If you only had one year to live what would you do?
Ignore all the warnings.
Up whose arse would you like to stick a rocket, and why?
The Catholic Church. But that’s a lot of rockets and a lot of arses. It would be only part payback, and poetic justice, for their former practice of torturing infidels to death by shoving hot pokers up their bottoms. That said, let’s not even get started on the Catholic Church and bottoms.
Who would you like to be stuck in an elevator with?
Steven Moffat. He’s a writing hero, not just for Doctor Who and Sherlock. I loved Coupling and Jekyll as well. I assume from all of this, plus his former Twitter feed, that he’d be interesting company at close quarters. I’d just let him do all the talking, and would write everything down.
What are you working on at the moment?
I’ve just put the New & Selected Poems to bed and am now turning to a collection of short stories, due out next year. Also, my physique. One of these projects is going better than the other.
Which six people would you invite to your boating party?
You know when you’ve just come down with a sudden, life-threatening illness in public and someone asks ‘Who’s your doctor?’ and you say ‘Tom Baker’? That’s how you know you’re a nerd. I’d ask Tom Baker first, not just because he was ‘my’ Doctor growing up but because I really enjoyed the tales of Soho in his autobiography – getting drunk with Francis Bacon – and his disturbing and brilliant book for children, The Boy Who Kicked Pigs. Jessica Hynes would be on the list too because I’ve admired her work since Spaced. Kate Bush, simply because she’s Kate Bush. Richard Dawkins, because he’s fascinating as a scientist, and I’m in his camp when it comes to religion. Alan Turing, just so I could tell him he’s been vindicated. And Douglas Adams, because he was very, very tall.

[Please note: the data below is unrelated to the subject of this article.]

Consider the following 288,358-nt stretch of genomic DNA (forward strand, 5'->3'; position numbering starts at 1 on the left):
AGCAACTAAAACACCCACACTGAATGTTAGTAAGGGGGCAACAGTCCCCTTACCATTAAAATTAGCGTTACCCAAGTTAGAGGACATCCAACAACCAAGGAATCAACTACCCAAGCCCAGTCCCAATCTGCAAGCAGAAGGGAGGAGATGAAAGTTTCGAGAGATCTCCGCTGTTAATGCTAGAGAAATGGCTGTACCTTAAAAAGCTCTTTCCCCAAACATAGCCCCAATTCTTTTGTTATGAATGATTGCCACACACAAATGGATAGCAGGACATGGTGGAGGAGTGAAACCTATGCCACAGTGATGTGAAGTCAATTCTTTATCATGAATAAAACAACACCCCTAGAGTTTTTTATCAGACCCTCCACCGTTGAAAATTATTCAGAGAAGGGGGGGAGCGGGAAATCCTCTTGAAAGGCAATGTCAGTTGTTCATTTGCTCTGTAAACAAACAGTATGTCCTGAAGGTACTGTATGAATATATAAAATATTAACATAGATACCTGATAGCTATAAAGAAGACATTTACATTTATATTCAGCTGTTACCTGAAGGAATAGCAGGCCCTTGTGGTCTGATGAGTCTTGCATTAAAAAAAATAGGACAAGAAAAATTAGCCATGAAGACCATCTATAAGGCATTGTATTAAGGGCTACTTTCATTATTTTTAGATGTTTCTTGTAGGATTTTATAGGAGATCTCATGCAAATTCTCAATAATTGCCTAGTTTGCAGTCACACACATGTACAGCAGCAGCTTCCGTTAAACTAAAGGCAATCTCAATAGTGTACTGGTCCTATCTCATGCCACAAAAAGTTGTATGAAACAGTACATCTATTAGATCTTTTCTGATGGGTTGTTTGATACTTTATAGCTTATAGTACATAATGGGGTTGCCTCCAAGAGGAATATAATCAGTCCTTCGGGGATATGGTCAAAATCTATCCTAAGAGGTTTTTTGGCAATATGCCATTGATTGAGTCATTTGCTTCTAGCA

What question would you have liked me to ask?
Would you rather be happy than right?
I’d rather not be happy than wrong.
Thank you, Patrick.
A Promiscuity of Spines by Patrick Chapman
Patrick Chapman was born in 1968 and lives in Dublin, Ireland. He is the author of six poetry collections, the latest of which, A Promiscuity of Spines: New & Selected Poems, is published on October 10th by Salmon Poetry. His other collections are Jazztown (1991), The New Pornography (1996), Breaking Hearts and Traffic Lights (2007), A Shopping Mall on Mars (2008), and The Darwin Vampires (2010). He has also written a book of stories, The Wow Signal (2007); an award-winning film, Burning the Bed; episodes of the Cbeebies series Garth & Bev; and a Doctor Who audio play, Fear of the Daleks. In 2010 his work was nominated for a Pushcart Prize.